Among participants completing the trial, all in both groups were using CGM in month 6. CGM use averaged 6.7 ± 0.5 and 6.8 ± 0.4 days/week in the CGM-only and CGM+BGM groups, respectively, over the 26-week trial (Table 2), with 91% and 95% averaging ≥6 days/week. All participants in the CGM+BGM group and all but one in the CGM-only group averaged ≥5 days/week over the entire 26 weeks. Among participants ≥60 years old who completed the study, 95% in the CGM-only group (n = 21) and 92% in the CGM+BGM group (n = 13) averaged ≥6 days/week, and among participants <60 years old, 90% (n = 121) and 95% (n = 62) averaged ≥6 days/week. Among the completers of the trial, BGM tests per day from meter downloads (including the two required daily BGM tests) averaged 2.8 ± 0.9 in the CGM-only group and 5.4 ± 1.4 in the CGM+BGM group (P < 0.001).

Table 2

CGM use over the 26-week study period in participants completing the trial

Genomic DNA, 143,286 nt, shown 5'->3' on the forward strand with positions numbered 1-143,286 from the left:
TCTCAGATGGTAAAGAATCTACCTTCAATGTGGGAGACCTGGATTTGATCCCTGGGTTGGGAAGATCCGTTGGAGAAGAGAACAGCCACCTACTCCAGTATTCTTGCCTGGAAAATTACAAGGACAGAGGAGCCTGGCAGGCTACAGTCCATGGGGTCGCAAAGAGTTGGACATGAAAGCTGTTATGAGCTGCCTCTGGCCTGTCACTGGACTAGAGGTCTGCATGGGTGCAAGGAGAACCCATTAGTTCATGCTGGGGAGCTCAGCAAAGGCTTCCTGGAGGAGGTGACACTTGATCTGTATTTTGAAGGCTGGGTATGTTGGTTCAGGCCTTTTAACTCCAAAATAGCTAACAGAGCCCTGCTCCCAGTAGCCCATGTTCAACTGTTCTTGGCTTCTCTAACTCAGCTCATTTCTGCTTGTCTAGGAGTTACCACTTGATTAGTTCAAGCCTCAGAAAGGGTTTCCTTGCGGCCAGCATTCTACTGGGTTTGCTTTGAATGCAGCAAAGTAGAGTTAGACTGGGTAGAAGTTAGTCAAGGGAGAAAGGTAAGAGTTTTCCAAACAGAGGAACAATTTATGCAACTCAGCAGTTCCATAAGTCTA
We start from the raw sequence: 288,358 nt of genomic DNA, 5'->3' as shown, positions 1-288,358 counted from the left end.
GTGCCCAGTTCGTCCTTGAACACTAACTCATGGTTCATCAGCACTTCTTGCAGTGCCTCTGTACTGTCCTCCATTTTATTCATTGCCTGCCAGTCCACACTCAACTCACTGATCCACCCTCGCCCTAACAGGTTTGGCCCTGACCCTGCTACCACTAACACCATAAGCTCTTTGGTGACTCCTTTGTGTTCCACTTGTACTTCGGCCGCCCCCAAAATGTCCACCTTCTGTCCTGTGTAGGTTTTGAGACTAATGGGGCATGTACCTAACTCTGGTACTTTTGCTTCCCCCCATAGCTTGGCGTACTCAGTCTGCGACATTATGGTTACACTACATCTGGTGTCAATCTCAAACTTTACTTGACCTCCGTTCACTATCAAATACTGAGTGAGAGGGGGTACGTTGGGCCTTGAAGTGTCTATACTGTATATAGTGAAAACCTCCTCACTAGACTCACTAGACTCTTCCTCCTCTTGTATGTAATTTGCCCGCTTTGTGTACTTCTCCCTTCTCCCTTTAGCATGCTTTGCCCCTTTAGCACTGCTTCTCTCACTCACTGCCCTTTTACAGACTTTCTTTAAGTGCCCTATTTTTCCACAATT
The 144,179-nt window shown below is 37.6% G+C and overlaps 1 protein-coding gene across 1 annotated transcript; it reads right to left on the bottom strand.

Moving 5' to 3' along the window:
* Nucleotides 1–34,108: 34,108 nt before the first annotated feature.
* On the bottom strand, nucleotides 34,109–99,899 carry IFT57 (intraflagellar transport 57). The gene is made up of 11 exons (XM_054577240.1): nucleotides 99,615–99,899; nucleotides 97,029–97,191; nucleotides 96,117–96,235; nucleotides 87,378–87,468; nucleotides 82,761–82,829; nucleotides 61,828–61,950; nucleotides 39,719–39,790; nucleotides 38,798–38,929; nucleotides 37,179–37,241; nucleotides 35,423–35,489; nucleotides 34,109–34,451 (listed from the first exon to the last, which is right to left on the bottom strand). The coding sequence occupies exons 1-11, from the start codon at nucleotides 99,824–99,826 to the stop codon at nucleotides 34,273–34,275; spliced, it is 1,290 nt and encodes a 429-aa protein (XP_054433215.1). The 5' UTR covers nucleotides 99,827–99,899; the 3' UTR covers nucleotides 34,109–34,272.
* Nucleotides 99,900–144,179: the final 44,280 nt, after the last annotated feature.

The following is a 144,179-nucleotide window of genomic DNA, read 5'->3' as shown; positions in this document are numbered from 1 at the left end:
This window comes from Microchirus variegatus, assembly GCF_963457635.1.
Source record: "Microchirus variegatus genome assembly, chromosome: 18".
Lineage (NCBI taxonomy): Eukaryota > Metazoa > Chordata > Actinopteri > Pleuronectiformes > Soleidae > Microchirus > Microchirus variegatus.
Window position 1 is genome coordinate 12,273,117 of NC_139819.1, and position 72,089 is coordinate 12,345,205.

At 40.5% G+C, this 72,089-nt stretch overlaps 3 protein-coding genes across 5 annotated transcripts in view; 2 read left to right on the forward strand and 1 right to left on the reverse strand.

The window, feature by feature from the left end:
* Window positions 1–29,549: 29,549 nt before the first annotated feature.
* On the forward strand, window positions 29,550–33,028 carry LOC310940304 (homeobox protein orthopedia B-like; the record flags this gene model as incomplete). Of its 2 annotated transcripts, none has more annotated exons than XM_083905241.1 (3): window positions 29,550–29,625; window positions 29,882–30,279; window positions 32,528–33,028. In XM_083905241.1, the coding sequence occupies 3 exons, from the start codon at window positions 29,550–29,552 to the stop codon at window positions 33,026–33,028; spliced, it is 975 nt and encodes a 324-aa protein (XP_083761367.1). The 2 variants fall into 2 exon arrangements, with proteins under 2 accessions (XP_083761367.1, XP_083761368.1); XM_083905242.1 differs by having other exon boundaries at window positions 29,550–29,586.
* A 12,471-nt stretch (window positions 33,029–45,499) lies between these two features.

CGM use (days/week)CGM-only group (n = 142)CGM+BGM group (n = 75)
Median (interquartile range) 7.0 (6.5–7.0) 7.0 (6.7–7.0)
Mean ± SD 6.7 ± 0.5 6.8 ± 0.4
3 to <4 1 (<1)
4 to <5
5 to <6 12 (8) 4 (5)
6 to <7 55 (39) 34 (45)
74 (52) 37 (49)
<6 13 (9) 4 (5)
≥6 129 (91) 71 (95)
CGM use (days/week)CGM-only group (n = 142)CGM+BGM group (n = 75)
Median (interquartile range) 7.0 (6.5–7.0) 7.0 (6.7–7.0)
Mean ± SD 6.7 ± 0.5 6.8 ± 0.4
3 to <4 1 (<1)
4 to <5
5 to <6 12 (8) 4 (5)
6 to <7 55 (39) 34 (45)
74 (52) 37 (49)
<6 13 (9) 4 (5)
≥6 129 (91) 71 (95)

Data are n (%) unless otherwise indicated.

### Glycemic Control and Other Outcomes

Mean time spent in the range of 70–180 mg/dL was 63 ± 13% at both baseline and 26 weeks in the CGM-only group and 65 ± 13% and 65 ± 11%, respectively, in the CGM+BGM group (adjusted difference 0%; one-sided 95% CI −2%). Other CGM metrics of glucose control for mean glucose, hyperglycemia, hypoglycemia, and glycemic variability also showed little change from baseline to 26 weeks and no significant differences between groups (Table 3). Mean change in HbA1c was 0.0% (0.0 mmol/mol) in each group (P = 0.41) (Table 3). Results were similar in subgroups based on age, duration, education, CGM use before study enrollment, baseline HbA1c, and baseline time in range (Table 4). CGM and HbA1c results also were similar between groups in the subset ≥60 years old (Supplementary Table 2).

Table 3

Study outcomes

CGM-only group
CGM+BGM group
CGM resultsBaseline(n = 149)26-week study period (n = 148)*Baseline(n = 77)26-week study period (n = 76)*P value
Hours of CGM data  640 (620–650) 4,007 (3,709–4,166) 641 (619–651) 4,021 (3,725–4,136)
Range 306–663 467–4,399 270–684 811–4,535